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The convertible properties of letters are often amusingly shown in the construction of anagrams. "The writing of anagrams," says Mr. Collett in his Relics of Literature, “trivial as this recreation may now appear, was one of the favourite amusements of men of learning and ingenuity, and has found an advocate in one of the most learned of our English writers, Camden, who, in his 'Remains,' has bequeathed to the world a treatise on this curious subject."
The state of the human mind, at this period, is not a little indicated by the anagrams in repute, and their surprising effects. They were sources of pleasure or pain, of hope or fear; they were the omens of duties to be discharged, or courses of action to be adopted, to those who were so deluded as to be influenced by them in that superstitious age.
Camden records this anagram on James the First. Charles James Stuart, claims Arthur's seat, which, says this author gravely, "shows his undoubted rightful claim to the monarchy of Britain, as successor to the valorous King Arthur." Calvin, in the title of his Institutions, calls himself Aleuinus, which is the anagram of Calvinus. Such was the repute of these ingenious arrangements of letters in the age of Louis XIII. that he allowed his anagrammatist, Thomas Bilton, 1200 livres a year. *
But, to return from our digression, it should be borne in mind, in philological pursuits, that language was not formed in subserviency to the regulations of grammarians; but their regulations were made to suit the nature, idiom, and even corruptions of language: hence the absurdity of attempting to adapt the peculiar rules of one language to the requirements of another. Originally, letters must have been employed as necessity required, consequently there were no improper diphthongs; but, in process of time, corruptions in pronunciation became imitated, and, by custom authorized, without corre sponding alterations in the orthography. It is the opinion of some grammarians, that some of the improper diphthongs were designedly formed, to distinguish the long from the short sound of the preceding vowel: as, in the introduction of a, to denote the long sound of the e, in repeal, and the same with similar combinations. A diphthong is defined "the union of two vowels pronounced by a single impulse of the voice," a single character ought therefore, in strictness, to represent it: of these we have twenty-six; eleven proper and thirteen improper. In addition, we have six triphthongs. Such numerous combinations and interchanges of the vowel sounds and cha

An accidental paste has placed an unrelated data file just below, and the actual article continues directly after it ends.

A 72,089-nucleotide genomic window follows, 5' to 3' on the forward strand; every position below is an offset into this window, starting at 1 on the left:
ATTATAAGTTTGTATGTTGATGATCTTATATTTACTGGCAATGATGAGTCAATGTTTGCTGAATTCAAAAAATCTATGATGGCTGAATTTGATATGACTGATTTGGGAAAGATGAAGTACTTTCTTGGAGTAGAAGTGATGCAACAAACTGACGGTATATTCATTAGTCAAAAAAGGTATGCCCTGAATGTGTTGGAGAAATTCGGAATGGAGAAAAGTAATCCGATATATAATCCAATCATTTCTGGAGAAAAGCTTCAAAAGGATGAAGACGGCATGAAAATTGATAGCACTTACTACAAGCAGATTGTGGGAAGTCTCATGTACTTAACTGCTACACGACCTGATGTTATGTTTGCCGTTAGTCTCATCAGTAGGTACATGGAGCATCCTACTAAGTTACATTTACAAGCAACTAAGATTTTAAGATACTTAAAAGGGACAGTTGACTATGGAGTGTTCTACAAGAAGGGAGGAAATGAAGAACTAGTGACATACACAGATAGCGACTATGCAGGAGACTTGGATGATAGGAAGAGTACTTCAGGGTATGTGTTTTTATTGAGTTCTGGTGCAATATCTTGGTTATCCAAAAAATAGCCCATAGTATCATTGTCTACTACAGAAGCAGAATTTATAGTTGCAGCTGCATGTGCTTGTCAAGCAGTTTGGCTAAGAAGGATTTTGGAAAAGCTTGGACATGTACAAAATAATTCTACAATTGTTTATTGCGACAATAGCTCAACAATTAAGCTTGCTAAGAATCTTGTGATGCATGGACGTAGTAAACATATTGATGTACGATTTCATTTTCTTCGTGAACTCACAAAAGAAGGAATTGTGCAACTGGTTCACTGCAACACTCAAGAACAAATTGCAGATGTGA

* Anagrams are sometimes made out of several words, as from Pilate's interrogation to our Saviour: quid est veritas?' we have this admirable anagram,' est vir qui adest.'
racters, could not fail to prove a fruitful source of orthographical error, as frequently witnessed in manuscript; thus, in receive, we find the e preceding the i; in relieve, the i preceding the e; in which, and similar instances, it is not surprising that those who write little should err.
But we proceed to notice the powers of letters.-There has been much discussion on the forms of the letters, some contending that they are mere arbitary characters, others that there was a philosophical propriety in the appropriation of the particular character to the sound it denoted :—the form of the letter originally bearing a resemblance to the position of the organ employed in uttering it. To be competent to the complete decision of so curious a subject, would require an intimate acquaintance with the precise forms of the letters first used, and with the orthoepy of the first language so represented, as spoken at the period of that invention.
Strictly speaking, it scarcely seems correct to speak of the powers of letters. They are mere silent signs to denote on paper the sounds we employ in conversation. We have already noticed the imperfection of our alphabet:—an imperfection which belongs, in some degree, to alphabets in general. Not having a sufficient number of characters to represent the articulate sounds of the language; we are reduced to the necessity either of omitting to represent some sounds, or of employing the same character to denote more than one sound; of course the latter alternative is adopted; and it is customary, when speaking of the various sounds indicated by each letter, to denominate them its powers: applying that to the sign which can only be possessed by the thing signified.